The ever-unpredictable Rodrigo Duterte flipped the bird at the EU yesterday, Reuters reports:
Philippine leader Rodrigo Duterte demanded on Wednesday the European Union show him respect worthy of a president, despite giving the bloc a one-finger gesture and a vulgar four-letter rebuke after its legislators expressed concern about his drug war.
Angered by last week’s call by the European parliament for restraint in his deadly 11-week crackdown, the former mayor of the southern city of Davao took aim for a second day at the European Union and said he did not deserve insults.
“Even the EU is scolding me,” Duterte said in a televised speech at an army base.
“When I was mayor, that was OK but it is different now because I am the president. Why would you insult me?”
He added: “It is as if I am your subordinate.”
Since his election, Duterte has been flailing about spectacularly, first breaking porcelain with abandon and then trying to glue things back together. He called President Obama a “son of a bitch” two weeks ago, prompting the White House to call off a planned bilateral meeting. Duterte apologized, but then said last week that he wants U.S. troops off Philippine soil.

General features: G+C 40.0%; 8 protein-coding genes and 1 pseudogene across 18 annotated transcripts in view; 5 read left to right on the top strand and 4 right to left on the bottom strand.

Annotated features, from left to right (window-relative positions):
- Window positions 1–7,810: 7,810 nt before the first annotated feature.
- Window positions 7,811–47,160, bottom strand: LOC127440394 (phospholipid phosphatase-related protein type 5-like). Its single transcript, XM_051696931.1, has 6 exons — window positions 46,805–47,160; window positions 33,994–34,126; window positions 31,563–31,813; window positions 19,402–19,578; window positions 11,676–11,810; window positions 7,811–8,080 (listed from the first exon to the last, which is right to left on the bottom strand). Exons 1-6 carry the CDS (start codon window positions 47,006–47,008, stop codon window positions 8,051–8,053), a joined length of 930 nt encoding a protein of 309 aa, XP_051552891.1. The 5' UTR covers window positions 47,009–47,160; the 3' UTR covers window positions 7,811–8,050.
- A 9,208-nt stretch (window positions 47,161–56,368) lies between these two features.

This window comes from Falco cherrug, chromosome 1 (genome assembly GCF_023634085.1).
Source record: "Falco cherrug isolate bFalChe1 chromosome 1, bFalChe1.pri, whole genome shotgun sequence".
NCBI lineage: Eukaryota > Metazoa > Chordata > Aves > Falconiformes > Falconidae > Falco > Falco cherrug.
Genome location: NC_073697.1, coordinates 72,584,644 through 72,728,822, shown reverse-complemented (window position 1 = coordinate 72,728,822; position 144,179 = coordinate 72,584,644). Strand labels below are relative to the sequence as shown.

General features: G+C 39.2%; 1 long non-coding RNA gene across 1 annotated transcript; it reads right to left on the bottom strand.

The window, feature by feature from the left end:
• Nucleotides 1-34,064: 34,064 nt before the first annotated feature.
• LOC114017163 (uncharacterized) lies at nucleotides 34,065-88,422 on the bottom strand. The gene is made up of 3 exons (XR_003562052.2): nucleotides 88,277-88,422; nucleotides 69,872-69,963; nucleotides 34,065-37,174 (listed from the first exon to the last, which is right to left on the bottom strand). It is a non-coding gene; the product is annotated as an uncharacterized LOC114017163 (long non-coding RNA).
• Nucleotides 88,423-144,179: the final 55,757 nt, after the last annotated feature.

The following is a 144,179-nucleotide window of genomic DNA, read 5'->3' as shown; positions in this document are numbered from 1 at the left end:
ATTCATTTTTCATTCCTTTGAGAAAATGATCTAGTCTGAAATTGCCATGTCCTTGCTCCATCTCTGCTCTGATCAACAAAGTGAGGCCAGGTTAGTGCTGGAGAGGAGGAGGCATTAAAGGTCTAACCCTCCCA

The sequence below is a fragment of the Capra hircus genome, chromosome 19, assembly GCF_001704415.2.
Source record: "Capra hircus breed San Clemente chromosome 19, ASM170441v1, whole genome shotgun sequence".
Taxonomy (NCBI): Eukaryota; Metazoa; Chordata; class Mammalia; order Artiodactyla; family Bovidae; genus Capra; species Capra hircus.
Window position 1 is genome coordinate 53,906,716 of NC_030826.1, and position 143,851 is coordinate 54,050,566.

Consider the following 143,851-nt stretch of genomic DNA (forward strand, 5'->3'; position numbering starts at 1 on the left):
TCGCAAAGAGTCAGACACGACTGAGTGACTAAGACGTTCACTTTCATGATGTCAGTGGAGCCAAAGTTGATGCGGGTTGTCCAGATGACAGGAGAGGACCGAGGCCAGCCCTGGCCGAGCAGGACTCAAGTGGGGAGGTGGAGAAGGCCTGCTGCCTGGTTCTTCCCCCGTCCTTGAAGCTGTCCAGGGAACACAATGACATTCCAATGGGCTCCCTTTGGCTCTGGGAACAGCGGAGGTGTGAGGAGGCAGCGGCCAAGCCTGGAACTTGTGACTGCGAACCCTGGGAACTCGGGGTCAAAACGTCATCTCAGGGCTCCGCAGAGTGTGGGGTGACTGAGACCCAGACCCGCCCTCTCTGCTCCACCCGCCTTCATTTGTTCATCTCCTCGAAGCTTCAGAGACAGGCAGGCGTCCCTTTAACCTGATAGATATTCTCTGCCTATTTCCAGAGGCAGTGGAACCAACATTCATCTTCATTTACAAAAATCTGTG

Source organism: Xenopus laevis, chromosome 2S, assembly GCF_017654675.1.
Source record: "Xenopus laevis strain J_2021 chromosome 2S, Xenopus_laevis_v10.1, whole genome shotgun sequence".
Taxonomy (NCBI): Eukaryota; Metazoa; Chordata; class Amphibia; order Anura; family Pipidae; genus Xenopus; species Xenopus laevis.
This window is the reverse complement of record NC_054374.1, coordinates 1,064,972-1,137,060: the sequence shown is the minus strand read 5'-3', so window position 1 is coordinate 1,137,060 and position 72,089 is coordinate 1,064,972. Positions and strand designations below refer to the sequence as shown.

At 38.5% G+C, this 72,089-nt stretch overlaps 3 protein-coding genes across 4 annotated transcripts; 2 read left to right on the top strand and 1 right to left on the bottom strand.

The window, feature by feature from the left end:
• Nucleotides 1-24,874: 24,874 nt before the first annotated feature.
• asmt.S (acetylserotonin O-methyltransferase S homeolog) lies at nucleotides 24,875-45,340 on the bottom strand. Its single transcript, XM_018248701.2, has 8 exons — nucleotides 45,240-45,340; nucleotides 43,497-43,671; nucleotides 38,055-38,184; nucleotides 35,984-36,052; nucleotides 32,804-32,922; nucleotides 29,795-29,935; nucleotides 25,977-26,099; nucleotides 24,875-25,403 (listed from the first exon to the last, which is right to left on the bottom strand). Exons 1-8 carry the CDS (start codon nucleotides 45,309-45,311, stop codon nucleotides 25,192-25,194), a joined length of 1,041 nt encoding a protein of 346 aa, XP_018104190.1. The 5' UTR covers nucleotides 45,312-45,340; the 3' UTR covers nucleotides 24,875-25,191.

Manila has never been powerful, but it was in many ways the lynchpin of the U.S.-backed response to China’s blustery rise. With most of ASEAN oscillating on how firmly to stand up to China, the Philippines was consistently pushing for a more assertive response. Taking its South China Sea objections to the Hague was part of this strategy and attitude.
The Philippines’ new role as troublemaker complicates U.S. Asia strategy. Duterte hasn’t fully backed off from demanding the international court ruling be respected, although he’s made noises suggesting a change could be coming. But he has sent rather clear signals that he’s unhappy with international norms and their most vociferous Western supporters. Although it’s possible he’s saying different things behind closed doors and although Philippine foreign policy hasn’t officially changed in any major ways, the cursing and the bloviating aren’t a good sign. If Manila does back out of the international effort to confront China, that would be a big blow to America’s Asia policy, and particularly to the White House’s cherished pivot.